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Friday, 27 April 2018 17:56

Gospel challenges us to work at resolving the things that divide us.

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Br Julian McDonald cfcFifth Sunday of Easter

We are told that we are all intimately connected with Jesus and with one another - we are all branches of the one vine, we’re all together on the same journey, writes Christian Brother Julian McDonald. So there will always be a challenge to us to work at resolving the issues and attitudes that divide us.

“I am the vine, you are the branches. When you’re joined with me and I with you, the relation intimate and organic, the harvest is sure to be abundant. Separated, you can’t produce anything.” John 15, 1-8

What does it mean to you to be assured by Jesus that you are intimately connected to him? He uses the image of vine branches connected to sturdy stock for energy, nourishment and life, and goes on to make the point that even healthy-looking branches need to be pruned to ensure that high-quality fruit will ultimately be produced. Pruning can be painful. After all, it means cutting off luxuriant growth, and then seeming abandonment of the vine to lie fallow and lonely through the winter. None of us likes to be left alone, and we don’t like “having our wings clipped”. Yet whatever happens to us, Jesus assures us that he is intimately connected to us, and we to him. And that goes for all of us.

When I stop to reflect on my life’s journey, it does not take long to see that many of the absolutes I embraced in my youth have been modified, as have many of my beliefs. Remember when eating meat on Friday was categorised as “a mortal sin”, as was “doing unnecessary servile work on Sunday”? For generations, Catholics ate fish on Fridays, even after fish became more expensive than meat. Seventh Day Adventists and Mormons were shunned, divorced Catholics were treated as second rate, and attendance at evensong with Anglicans was close to heresy. Now, we can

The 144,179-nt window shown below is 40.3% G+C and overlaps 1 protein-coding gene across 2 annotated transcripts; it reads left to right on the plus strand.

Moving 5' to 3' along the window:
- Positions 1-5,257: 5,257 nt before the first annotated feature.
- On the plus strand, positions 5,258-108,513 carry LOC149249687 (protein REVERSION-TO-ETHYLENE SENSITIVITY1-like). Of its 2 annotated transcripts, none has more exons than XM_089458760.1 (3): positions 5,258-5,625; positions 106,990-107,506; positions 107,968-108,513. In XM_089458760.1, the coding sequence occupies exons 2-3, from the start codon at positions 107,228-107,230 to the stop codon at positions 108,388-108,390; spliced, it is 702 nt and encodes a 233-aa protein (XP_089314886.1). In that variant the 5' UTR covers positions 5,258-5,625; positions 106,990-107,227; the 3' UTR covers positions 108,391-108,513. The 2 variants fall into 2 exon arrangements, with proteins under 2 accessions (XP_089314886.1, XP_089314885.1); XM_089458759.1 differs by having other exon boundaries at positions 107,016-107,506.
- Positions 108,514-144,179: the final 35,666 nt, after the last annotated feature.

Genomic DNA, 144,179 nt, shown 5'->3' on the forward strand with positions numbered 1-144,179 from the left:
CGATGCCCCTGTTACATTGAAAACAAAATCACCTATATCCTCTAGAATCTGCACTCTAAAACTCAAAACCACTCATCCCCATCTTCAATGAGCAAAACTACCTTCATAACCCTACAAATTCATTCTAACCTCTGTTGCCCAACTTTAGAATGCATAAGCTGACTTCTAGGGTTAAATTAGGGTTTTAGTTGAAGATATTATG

allow ourselves to engage in discussing the pros and cons of voting for same-sex marriage, and welcoming divorced and remarried Catholics to participate in Eucharist.

In Australia last week, we were informed that China was not going to accept recycled metals to be imported from long-time trading partners. That led one large city council in Queensland to announce that its recycling programme would cease operation and recyclable materials would be used as land-fill. The reactions were many and varied. Some supported the council’s decision but many more protested it. As a result, the recycling programme has been reinstated.

If we care to look carefully at the parish communities, the clubs, the sporting and recreational groups to which we belong, we will quickly discover that there is a lot of polarisation among the members of those groups. In our churches, for example, we know that there are those who applaud our Government’s hard-line policy to deny entry to asylum-seekers who arrive by boat. Others rise up in protest at what they see as unjust, discriminatory policies and processes that deny asylum to refugees forced to flee war-zones in which Australian military forces have been engaged. Our parish communities are made up of those who oppose the mining and manufacture of fossil fuels and those whose consumption of fossil fuel for recreation and domestic appliances is seemingly extravagant. Some of us buy only locally produced food while others have no difficulty in buying asparagus from Peru, bananas from Ecuador, apples from New Zealand and oranges from the United States. Trade tariffs and restrictions matter little to them. Pipelines for oil and natural gas are seen by some of us as threats to the environment or an invasion of sites sacred to indigenous peoples. Others of us can’t even register what an ecological risk might be. Our varying attitudes to all these things can divide us to the extent that we can’t